Thyroid

 

 

The Thyroid gland sits low in your neck. It has two lobes, a right and left lobe as well as a middle section called the isthmus.

 

The Thyroid gland produces two thyroid hormones:

 

T3 ( triiodothyronine).

 

and

 

T4 (levothyroxine).

 

These thyroid hormones are important for the normal functioning of almost every cell in your body. That's how crucial the thyroid gland is for you!

 

Production of these thyroid hormones in under the direction of the Pituitary gland, a tiny gland situated in your brain.

 

The Pituitary gland senses the amount of thyroid hormones (T3 and T4) in the blood and determines whether this is the right amount of thyroid hormones for your body.

 

Subsequently, it responds by producing a hormone, called TSH (thyroid stimulating hormone) which gets in the blood stream, and informs the thyroid gland of the message from the pituitary gland.

 

In simple terms, the thyroid and pituitary glands communicate to each other by emailing each other. The Thyroid gland sends an email to the pituitary gland in the form of T3 and T4. The pituitary glands replies to these emails by sending email in the form of TSH.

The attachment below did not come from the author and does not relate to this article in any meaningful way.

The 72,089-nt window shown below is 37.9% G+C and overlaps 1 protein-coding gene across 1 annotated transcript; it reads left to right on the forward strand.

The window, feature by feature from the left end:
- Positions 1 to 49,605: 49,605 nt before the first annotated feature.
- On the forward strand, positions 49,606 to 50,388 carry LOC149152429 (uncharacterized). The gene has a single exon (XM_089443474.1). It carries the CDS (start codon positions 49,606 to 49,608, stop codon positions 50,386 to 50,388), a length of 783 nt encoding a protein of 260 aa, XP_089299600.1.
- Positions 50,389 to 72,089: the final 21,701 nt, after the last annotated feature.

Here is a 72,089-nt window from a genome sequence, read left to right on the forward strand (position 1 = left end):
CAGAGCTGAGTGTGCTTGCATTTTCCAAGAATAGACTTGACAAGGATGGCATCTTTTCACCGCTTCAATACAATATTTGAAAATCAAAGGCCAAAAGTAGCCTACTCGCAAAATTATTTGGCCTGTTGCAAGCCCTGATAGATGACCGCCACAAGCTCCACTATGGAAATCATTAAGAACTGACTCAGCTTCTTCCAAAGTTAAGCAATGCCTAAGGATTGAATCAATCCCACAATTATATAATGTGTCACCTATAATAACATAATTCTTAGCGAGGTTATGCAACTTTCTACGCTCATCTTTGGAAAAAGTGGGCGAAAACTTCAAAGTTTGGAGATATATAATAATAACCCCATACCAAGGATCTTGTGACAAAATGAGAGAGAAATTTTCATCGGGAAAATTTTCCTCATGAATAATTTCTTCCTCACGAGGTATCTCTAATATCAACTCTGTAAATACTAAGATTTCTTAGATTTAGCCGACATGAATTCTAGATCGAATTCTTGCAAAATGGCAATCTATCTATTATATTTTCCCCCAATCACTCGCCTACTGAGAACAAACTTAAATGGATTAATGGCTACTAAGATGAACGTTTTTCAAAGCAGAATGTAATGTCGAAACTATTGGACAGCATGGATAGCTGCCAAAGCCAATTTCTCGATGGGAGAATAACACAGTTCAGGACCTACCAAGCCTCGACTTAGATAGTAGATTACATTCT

Many people do not realize that TSH is not a thyroid hormone: In fact, it is a pituitary hormone. It is your body's meter/gauge/regulator for the amount of thyroid hormones.

 

 

There is an inverse  relationship between thyroid hormones (T3 and T4) and TSH: if T4 and T3 are high, TSH goes down; if T3 and T4 are low, TSH goes up.

 

 

When patients see their TSH being low, they think that their thyroid hormones are low. In fact, the opposite is true. A low TSH really indicates that you have too much thyroid hormones.

 

 

 

Disorders of the Thyroid Gland

 

 

Disorders of the thyroid gland can be due to the abnormality in the function or structure of the thyroid or it can be a combination of the two.

 

Here is a list of disorders of the thyroid gland:

 

 

1. Disorders of the function of Thyroid:

 

A. Underactive thyroid (Hypothyroidism)

 

B. Overactive thyroid (Hyperthyroidism)

 

C. Hashimoto's Thyroiditis

 

D. Graves' Disease

 

E. Subacute Thyroiditis

 

F. Postpartum Thyroiditis

 

G. Painless Thyroiditis

 

 

 

2. Disorders of the structure of Thyroid:

 

A. Thyroid Nodule

 

B. Thyroid Cancer

 

C. Goiter

 

 

 

 

This article was written by Sarfraz Zaidi, MD, FACE. Dr. Zaidi specializes in Diabetes, photoEndocrinology and Metabolism.

 

 

Dr. Zaidi is a former assistant Clinical Professor of Medicine at UCLA and Director of the Jamila Diabetes and Endocrine Medical Center in Thousand Oaks, California.

 

 

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